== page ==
GlaxoSmithKline’s investigational therapy belantamab mafodotin has been recommended for approved in the European Union, by the Committee for Medicinal Products for Human Use (CHMP), for heavily treated multiple myeloma patients.
The marketing authorization application, accepted for review in February, is specific for people with relapsed or refractory disease who were previously treated with an immunomodulatory agent, a proteasome inhibitor, and a CD38-targeting antibody. Of note, refractory cancer, or resistant cancer, does not respond to treatment.
Opinions released by the CHMP, an arm of the European Medicines Agency (EMA), are generally accepted by the European Commission, which makes the final decisions on approving all treatments used in the EU.
“Today’s positive opinion from the CHMP is an important step in helping patients suffering from relapsed or refractory multiple myeloma who currently have limited options and poor outcomes,” Axel Hoos, MD, senior vice president and head of oncology research & development at GSK, said in a press release.
A similar application is currently being analyzed under priority review status by the U.S. Food and Drug Administration (FDA). The agency’s Oncologic Drugs Advisory Committee recently issued a positive recommendation for its approval.
An antibody-drug conjugate, belantamab mafodotin is a monoclonal antibody chemically linked to a drug. It comprises an antibody targeting the B-cell maturation antigen (BCMA) — a protein found on the surface of virtually all myeloma cells — bound to the cancer-killing agent auristatin F. Upon binding to BCMA, the therapy releases auristatin F into myeloma cells, killing them.
“If approved, belantamab mafodotin will provide patients and physicians across much of Europe with a first-in-class anti-BCMA treatment option that works differently from other available therapies for this incurable disease,” Hoos said.
The CHMP’s positive opinion was based on data from the ongoing, open-label DREAMM-2 Phase 2 clinical trial (NCT03525678). That study is evaluating the safety and effectiveness of belantamab mafodotin in 196 myeloma patients who received at least three prior lines of treatment. Altogether, the participants had received a median of seven previous lines of therapy, with some having been treated up to 21 times.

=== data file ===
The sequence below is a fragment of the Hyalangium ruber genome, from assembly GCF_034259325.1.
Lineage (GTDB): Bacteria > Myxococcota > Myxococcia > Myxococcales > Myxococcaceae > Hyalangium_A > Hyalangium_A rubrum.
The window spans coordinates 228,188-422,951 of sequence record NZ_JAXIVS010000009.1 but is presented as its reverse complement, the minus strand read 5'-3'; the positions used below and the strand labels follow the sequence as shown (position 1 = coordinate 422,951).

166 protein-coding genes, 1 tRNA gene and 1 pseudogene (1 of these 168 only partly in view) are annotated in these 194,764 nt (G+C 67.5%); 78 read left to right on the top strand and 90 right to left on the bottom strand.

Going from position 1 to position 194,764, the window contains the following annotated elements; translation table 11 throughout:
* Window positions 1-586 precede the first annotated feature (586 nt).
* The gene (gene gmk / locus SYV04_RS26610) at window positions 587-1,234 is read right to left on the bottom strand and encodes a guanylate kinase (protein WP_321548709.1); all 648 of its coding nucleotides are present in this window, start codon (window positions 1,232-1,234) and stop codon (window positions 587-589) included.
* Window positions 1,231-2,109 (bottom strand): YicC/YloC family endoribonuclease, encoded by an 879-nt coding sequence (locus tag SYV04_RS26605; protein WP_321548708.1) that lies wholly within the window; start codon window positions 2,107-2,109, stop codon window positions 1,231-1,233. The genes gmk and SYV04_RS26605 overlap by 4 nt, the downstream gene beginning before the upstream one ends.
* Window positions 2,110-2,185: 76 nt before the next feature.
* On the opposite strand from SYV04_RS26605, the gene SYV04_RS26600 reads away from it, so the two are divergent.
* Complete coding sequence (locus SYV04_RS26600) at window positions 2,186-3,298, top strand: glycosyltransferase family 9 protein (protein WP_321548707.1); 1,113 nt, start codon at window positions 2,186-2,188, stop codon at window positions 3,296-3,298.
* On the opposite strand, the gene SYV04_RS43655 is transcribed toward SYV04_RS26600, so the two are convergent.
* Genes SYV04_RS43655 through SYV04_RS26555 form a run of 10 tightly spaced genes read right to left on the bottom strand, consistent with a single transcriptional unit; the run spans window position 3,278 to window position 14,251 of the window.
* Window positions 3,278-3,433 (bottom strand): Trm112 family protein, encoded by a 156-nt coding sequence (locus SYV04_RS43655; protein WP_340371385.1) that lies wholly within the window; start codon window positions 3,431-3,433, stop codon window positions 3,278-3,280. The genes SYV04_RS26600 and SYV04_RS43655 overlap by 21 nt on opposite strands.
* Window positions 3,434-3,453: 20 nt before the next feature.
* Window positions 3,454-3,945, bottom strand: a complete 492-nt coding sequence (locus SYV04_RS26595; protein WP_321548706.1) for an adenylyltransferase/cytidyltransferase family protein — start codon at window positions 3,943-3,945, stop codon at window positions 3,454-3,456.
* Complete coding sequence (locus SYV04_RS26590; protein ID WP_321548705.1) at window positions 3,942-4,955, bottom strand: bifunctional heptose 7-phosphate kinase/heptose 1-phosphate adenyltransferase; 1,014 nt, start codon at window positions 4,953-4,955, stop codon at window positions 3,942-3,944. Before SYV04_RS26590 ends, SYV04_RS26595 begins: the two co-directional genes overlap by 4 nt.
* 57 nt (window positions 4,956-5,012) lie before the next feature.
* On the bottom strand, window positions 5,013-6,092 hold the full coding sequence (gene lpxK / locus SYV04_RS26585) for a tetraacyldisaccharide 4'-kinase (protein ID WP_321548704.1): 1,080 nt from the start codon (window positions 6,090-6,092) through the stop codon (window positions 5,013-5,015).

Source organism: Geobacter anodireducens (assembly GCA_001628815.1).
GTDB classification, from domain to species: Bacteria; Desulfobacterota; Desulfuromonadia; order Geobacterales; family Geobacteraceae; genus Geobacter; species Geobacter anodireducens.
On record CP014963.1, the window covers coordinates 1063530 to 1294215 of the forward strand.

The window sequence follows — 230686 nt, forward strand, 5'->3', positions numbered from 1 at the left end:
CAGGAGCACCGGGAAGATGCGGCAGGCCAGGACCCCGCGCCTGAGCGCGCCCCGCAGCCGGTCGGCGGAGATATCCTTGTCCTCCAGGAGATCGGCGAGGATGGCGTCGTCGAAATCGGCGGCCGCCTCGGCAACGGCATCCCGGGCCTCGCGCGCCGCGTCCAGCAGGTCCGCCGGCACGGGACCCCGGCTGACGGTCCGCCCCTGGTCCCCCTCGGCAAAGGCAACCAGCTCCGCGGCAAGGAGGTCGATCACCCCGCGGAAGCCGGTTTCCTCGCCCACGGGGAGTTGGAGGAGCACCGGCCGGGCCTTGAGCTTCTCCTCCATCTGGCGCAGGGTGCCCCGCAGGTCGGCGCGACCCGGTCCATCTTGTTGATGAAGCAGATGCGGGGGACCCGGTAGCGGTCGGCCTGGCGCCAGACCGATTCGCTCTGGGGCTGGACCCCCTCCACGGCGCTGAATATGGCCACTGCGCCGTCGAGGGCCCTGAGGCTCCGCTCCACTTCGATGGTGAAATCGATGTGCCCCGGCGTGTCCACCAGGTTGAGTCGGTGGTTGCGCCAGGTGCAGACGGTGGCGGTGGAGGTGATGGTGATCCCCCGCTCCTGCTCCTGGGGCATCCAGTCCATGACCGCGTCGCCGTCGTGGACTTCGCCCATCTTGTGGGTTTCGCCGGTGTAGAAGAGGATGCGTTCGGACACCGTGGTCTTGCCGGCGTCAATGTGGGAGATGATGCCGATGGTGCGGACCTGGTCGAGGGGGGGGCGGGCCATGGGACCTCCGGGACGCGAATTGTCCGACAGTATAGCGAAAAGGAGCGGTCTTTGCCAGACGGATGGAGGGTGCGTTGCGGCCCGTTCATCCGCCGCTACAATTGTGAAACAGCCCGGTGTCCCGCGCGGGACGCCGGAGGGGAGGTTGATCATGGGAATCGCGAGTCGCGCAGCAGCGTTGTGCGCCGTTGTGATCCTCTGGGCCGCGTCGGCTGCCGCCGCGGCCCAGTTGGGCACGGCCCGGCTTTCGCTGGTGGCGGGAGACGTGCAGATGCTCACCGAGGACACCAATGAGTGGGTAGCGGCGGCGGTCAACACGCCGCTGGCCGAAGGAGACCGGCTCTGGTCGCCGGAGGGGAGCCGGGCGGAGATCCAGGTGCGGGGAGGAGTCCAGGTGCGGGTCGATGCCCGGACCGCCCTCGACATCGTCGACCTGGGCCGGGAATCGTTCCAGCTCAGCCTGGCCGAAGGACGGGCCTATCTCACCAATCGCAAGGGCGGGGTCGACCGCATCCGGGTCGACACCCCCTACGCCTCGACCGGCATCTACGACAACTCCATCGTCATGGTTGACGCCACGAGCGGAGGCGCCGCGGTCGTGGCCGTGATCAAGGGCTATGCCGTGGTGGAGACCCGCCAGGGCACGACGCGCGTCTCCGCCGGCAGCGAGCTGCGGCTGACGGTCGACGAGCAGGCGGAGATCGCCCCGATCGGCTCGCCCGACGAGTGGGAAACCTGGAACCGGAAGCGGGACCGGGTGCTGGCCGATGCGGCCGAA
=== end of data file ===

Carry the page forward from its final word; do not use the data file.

In this trial, the participants were randomly assigned to receive either 2.5 mg/kg (97 patients) or 3.4 mg/kg (99 patients) of belantamab mafodotin, once every three weeks.
The main goal was to assess the proportion of patients responding to treatment. The secondary goals included duration of response, time to disease progression or death, overall survival, safety, and several laboratory assessments.
DREAMM-2’s six-month data, published in The Lancet Oncology, showed that about one-third of patients in both dose groups responded to treatment. Among those responding, more than half achieved at least very good partial responses, meaning near total cancer elimination.
The participants receiving the therapy’s lower dose lived without signs of disease progression for a median of 2.9 months. Those on the higher dose lived for a median of 4.9 months without disease progression. However, the incidence of serious adverse events leading to death, and the need for treatment dose reductions, were more frequent among those receiving the treatment’s higher dose.
Given those factors, GSK requested approval of belantamab mafodotin’s lower dose in both of its applications.
Updated results from 13 months of treatment, presented at the 2020 ASCO Virtual Annual Meeting, were consistent with previous findings. That data showed that 32% of patients receiving the lower dose of belantamab mafodotin responded to treatment, with 58% of the responders attaining very good partial responses or better.
There also were five complete responses — meaning total cancer eradication — and two stringent complete responses, a stronger type of complete response, in this group. Those receiving the lower dose had a median response duration of 11 months and lived for a median of 13.7 months.
The therapy’s safety and tolerability profile were consistent with that reported in previous trials. The most common severe, life-threatening, or fatal adverse events among those receiving the 2.5 mg/kg dose included keratopathy, or cornea damage (46%), low platelet counts (22%), anemia (21%), and low white blood cell counts (11%).
Should the European Commission support CHMP’s opinion, health authorities in each EU member state will decide whether to bring belantamab mafodotin — meant to be marketed as Blenrep — into their respective public health programs, where patients would be able to access the treatment at low or no cost.
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